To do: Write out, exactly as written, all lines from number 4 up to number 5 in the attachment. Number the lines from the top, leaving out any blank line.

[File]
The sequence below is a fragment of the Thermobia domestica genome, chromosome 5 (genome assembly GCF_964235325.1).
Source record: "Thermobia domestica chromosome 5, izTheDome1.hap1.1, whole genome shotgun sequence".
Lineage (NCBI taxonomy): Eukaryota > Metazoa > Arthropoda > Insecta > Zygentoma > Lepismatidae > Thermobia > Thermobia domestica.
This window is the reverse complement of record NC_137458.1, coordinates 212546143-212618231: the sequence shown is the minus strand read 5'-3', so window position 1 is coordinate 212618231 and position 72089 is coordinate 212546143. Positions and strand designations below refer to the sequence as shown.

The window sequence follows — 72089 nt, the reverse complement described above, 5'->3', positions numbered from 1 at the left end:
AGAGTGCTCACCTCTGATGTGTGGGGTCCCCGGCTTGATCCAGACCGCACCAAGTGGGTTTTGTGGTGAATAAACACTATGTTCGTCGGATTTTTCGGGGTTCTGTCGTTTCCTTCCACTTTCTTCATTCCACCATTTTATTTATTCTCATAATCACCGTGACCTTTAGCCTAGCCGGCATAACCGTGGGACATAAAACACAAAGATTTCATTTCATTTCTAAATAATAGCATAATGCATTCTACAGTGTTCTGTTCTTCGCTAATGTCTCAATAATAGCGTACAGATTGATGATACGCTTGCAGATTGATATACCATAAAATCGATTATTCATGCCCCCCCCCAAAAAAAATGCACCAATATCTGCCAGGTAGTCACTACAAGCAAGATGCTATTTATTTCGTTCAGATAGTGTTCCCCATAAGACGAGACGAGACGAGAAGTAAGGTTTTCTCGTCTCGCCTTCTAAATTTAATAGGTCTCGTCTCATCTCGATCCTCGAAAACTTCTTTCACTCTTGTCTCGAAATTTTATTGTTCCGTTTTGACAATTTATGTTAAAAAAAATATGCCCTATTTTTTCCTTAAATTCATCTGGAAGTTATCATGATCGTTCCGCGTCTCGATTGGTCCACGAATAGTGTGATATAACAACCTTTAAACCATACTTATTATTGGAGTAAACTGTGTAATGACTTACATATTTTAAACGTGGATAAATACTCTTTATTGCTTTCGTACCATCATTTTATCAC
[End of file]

This window is the reverse complement of record NC_137458.1, coordinates 212546143-212618231: the sequence shown is the minus strand read 5'-3', so window position 1 is coordinate 212618231 and position 72089 is coordinate 212546143. Positions and strand designations below refer to the sequence as shown.

The window sequence follows — 72089 nt, the reverse complement described above, 5'->3', positions numbered from 1 at the left end: